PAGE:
Citing a famous line from William Shakespeare’s “Julius Caesar,” a federal judge has denied former Hamilton County Sheriff Billy Long the chance to put any blame for his crimes on the government informant who helped bring him down.
“The fault, dear Brutus, is not in our stars, but in ourselves,” Cassius tells his friend in the “Julius Caesar” line, which U.S. District Judge Harry S. “Sandy” Mattice Jr. added as a footnote in a 10-page court order filed late Thursday.
The line often has been interpreted as a commentary on what drives people to do what they do, which has been at the heart of defense attorney Jerry Summer’s work for Mr. Long over the past several months as he tries to save the former sheriff from having to spend years in a federal prison.
Specifically, Mr. Summers cannot compel a psychological evaluation of the Rev. Eugene Overstreet, the informant whom Mr. Summers claimed “manipulated” his client into committing increasingly serious crimes.
It was the last crime authorities caught Mr. Long carrying out before his arrest in February — helping Mr. Overstreet load cocaine into his car on the false premise that the informant had a broken arm — that carries a mandatory minimum of 10 years behind bars.
The psychological evaluation, Mr. Summers argued, would have proven the defense’s claim of “sentencing entrapment” and “sentencing manipulation” and might have helped Mr. Long garner a much lighter sentence.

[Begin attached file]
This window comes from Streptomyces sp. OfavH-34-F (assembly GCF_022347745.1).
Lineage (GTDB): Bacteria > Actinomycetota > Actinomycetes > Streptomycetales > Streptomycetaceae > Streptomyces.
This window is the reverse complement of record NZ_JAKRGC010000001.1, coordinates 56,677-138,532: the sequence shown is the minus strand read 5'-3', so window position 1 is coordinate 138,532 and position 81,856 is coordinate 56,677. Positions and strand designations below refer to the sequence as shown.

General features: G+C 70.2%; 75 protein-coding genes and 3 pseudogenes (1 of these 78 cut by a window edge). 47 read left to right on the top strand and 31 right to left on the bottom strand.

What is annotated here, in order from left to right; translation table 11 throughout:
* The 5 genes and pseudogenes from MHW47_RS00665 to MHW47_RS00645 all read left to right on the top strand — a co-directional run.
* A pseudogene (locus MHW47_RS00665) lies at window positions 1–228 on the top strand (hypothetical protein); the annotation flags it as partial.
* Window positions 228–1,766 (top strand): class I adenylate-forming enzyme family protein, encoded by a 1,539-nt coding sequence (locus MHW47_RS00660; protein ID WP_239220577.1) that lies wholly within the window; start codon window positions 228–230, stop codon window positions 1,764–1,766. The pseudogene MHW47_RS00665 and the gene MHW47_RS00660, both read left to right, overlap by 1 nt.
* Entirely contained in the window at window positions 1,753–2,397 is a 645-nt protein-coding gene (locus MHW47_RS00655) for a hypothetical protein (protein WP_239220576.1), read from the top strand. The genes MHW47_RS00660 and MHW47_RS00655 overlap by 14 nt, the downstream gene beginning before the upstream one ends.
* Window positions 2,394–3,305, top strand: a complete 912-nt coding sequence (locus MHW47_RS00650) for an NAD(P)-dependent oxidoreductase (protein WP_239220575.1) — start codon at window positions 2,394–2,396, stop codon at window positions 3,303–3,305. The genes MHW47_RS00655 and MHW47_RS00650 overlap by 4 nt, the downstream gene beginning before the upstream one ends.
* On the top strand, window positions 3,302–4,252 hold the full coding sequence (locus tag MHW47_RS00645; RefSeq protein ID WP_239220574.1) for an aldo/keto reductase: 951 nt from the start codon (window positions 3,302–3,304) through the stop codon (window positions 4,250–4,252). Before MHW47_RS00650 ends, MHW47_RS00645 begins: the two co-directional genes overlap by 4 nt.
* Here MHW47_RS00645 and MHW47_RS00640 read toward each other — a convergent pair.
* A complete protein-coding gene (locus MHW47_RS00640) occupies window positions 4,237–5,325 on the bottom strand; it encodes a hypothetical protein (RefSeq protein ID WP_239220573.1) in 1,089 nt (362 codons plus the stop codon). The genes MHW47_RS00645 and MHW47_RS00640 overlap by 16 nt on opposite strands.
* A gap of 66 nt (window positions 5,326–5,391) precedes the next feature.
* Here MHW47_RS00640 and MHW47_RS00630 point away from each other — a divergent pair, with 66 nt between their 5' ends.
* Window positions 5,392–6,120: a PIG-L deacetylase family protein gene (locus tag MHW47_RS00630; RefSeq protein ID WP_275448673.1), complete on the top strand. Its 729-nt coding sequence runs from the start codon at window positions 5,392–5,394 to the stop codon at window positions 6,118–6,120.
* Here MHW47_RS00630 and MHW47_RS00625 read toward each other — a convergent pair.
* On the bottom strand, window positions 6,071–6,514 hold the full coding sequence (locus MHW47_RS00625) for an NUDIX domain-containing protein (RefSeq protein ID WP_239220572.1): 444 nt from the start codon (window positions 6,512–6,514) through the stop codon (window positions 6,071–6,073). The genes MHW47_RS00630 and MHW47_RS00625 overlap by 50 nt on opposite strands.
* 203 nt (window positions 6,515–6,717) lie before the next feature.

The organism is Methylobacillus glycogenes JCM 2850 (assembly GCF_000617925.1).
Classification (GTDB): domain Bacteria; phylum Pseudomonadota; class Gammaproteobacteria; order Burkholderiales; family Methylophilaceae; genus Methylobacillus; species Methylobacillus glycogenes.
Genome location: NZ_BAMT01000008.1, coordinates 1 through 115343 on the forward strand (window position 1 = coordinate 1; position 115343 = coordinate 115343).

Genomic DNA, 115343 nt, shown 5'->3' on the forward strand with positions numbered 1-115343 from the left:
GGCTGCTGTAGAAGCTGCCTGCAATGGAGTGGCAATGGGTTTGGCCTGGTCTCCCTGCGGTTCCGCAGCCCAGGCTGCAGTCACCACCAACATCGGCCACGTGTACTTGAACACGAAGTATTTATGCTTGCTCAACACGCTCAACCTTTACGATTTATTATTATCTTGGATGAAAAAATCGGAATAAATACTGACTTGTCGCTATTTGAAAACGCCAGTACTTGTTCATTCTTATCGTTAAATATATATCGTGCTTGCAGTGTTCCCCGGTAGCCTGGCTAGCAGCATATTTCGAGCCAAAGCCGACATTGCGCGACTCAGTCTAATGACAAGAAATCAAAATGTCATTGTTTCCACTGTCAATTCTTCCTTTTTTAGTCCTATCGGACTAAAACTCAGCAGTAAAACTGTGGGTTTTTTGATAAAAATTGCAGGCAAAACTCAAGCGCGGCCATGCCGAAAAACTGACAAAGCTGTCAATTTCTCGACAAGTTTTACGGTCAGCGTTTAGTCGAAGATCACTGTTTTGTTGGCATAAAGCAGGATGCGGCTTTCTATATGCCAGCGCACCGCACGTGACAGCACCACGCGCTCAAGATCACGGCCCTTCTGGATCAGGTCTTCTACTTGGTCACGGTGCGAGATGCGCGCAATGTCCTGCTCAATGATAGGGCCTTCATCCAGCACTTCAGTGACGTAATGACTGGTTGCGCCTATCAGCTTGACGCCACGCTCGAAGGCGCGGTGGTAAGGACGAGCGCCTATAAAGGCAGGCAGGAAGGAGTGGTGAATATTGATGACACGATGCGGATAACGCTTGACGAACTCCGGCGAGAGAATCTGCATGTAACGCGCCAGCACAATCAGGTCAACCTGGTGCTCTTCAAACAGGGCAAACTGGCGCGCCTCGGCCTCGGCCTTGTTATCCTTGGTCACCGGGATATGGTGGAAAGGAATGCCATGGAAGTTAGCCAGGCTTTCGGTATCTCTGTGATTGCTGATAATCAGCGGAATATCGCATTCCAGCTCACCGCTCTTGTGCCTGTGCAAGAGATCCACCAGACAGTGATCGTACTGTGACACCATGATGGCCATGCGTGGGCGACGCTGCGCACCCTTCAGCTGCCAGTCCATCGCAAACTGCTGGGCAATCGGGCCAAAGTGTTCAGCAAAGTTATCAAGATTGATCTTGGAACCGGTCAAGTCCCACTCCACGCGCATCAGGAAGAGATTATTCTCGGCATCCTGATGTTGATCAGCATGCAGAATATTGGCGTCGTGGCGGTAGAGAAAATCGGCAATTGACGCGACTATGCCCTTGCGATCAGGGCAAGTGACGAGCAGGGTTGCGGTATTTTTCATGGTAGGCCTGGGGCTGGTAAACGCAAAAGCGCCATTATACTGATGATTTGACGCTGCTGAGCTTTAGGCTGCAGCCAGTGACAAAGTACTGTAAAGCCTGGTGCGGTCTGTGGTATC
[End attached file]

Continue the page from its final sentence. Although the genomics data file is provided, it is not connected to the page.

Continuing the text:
Judge Mattice rejected such claims, stating in his order that the federal court of appeals with jurisdiction in Tennessee “has yet to acknowledge that sentencing entrapment, even if proven, constitutes a valid basis” for a lighter sentence.
“The law requires that the legal responsibility for his admitted crimes be attributed to, and remain with, Mr. Long,” Judge Mattice wrote.
Mr. Summers did not return calls seeking comment, and U.S. Assistant Attorney Gary Humble declined to comment on the judge’s decision. The government opposed subjecting their informant to a psychological evaluation.
Mr. Long pleaded guilty in May to 27 crimes ranging from extortion of convenience store owners to money laundering and possession of cocaine with intent to distribute. The FBI had been following him for a year, catching him in the act during recorded phone conversations and videotaped interactions with Mr. Overstreet